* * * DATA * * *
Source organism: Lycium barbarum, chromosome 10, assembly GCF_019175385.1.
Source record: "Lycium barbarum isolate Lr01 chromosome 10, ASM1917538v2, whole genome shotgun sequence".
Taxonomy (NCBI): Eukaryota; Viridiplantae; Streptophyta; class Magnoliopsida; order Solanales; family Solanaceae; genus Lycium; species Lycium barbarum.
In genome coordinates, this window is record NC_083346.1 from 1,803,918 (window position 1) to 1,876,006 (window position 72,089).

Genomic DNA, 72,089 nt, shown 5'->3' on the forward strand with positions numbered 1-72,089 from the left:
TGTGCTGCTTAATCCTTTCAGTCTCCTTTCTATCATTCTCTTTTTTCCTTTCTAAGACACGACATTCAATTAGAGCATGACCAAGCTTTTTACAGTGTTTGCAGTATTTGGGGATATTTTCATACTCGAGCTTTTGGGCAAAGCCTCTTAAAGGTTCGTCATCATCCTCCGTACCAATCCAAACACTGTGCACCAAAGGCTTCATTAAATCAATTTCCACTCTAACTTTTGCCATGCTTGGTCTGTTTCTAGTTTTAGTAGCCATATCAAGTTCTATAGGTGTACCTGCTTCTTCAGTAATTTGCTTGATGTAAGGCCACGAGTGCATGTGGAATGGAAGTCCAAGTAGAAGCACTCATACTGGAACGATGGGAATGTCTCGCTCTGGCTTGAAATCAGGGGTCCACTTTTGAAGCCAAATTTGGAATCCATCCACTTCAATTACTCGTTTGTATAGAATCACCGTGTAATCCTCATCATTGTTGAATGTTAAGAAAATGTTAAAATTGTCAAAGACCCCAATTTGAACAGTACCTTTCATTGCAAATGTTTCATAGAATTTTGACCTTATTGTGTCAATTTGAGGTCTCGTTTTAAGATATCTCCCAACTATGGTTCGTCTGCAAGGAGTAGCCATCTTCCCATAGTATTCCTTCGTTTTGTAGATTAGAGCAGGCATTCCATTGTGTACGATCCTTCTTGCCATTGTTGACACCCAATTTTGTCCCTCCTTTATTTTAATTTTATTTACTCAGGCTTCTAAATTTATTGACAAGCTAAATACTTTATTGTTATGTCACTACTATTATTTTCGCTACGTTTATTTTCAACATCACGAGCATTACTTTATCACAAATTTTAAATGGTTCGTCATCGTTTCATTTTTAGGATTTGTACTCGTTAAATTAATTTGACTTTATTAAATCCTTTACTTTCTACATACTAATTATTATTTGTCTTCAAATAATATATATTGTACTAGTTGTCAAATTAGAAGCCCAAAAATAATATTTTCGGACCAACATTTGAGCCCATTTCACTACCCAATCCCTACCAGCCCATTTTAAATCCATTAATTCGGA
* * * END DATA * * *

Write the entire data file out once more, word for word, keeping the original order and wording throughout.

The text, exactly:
Source organism: Lycium barbarum, chromosome 10, assembly GCF_019175385.1.
Source record: "Lycium barbarum isolate Lr01 chromosome 10, ASM1917538v2, whole genome shotgun sequence".
Taxonomy (NCBI): Eukaryota; Viridiplantae; Streptophyta; class Magnoliopsida; order Solanales; family Solanaceae; genus Lycium; species Lycium barbarum.
In genome coordinates, this window is record NC_083346.1 from 1,803,918 (window position 1) to 1,876,006 (window position 72,089).

Genomic DNA, 72,089 nt, shown 5'->3' on the forward strand with positions numbered 1-72,089 from the left:
TGTGCTGCTTAATCCTTTCAGTCTCCTTTCTATCATTCTCTTTTTTCCTTTCTAAGACACGACATTCAATTAGAGCATGACCAAGCTTTTTACAGTGTTTGCAGTATTTGGGGATATTTTCATACTCGAGCTTTTGGGCAAAGCCTCTTAAAGGTTCGTCATCATCCTCCGTACCAATCCAAACACTGTGCACCAAAGGCTTCATTAAATCAATTTCCACTCTAACTTTTGCCATGCTTGGTCTGTTTCTAGTTTTAGTAGCCATATCAAGTTCTATAGGTGTACCTGCTTCTTCAGTAATTTGCTTGATGTAAGGCCACGAGTGCATGTGGAATGGAAGTCCAAGTAGAAGCACTCATACTGGAACGATGGGAATGTCTCGCTCTGGCTTGAAATCAGGGGTCCACTTTTGAAGCCAAATTTGGAATCCATCCACTTCAATTACTCGTTTGTATAGAATCACCGTGTAATCCTCATCATTGTTGAATGTTAAGAAAATGTTAAAATTGTCAAAGACCCCAATTTGAACAGTACCTTTCATTGCAAATGTTTCATAGAATTTTGACCTTATTGTGTCAATTTGAGGTCTCGTTTTAAGATATCTCCCAACTATGGTTCGTCTGCAAGGAGTAGCCATCTTCCCATAGTATTCCTTCGTTTTGTAGATTAGAGCAGGCATTCCATTGTGTACGATCCTTCTTGCCATTGTTGACACCCAATTTTGTCCCTCCTTTATTTTAATTTTATTTACTCAGGCTTCTAAATTTATTGACAAGCTAAATACTTTATTGTTATGTCACTACTATTATTTTCGCTACGTTTATTTTCAACATCACGAGCATTACTTTATCACAAATTTTAAATGGTTCGTCATCGTTTCATTTTTAGGATTTGTACTCGTTAAATTAATTTGACTTTATTAAATCCTTTACTTTCTACATACTAATTATTATTTGTCTTCAAATAATATATATTGTACTAGTTGTCAAATTAGAAGCCCAAAAATAATATTTTCGGACCAACATTTGAGCCCATTTCACTACCCAATCCCTACCAGCCCATTTTAAATCCATTAATTCGGA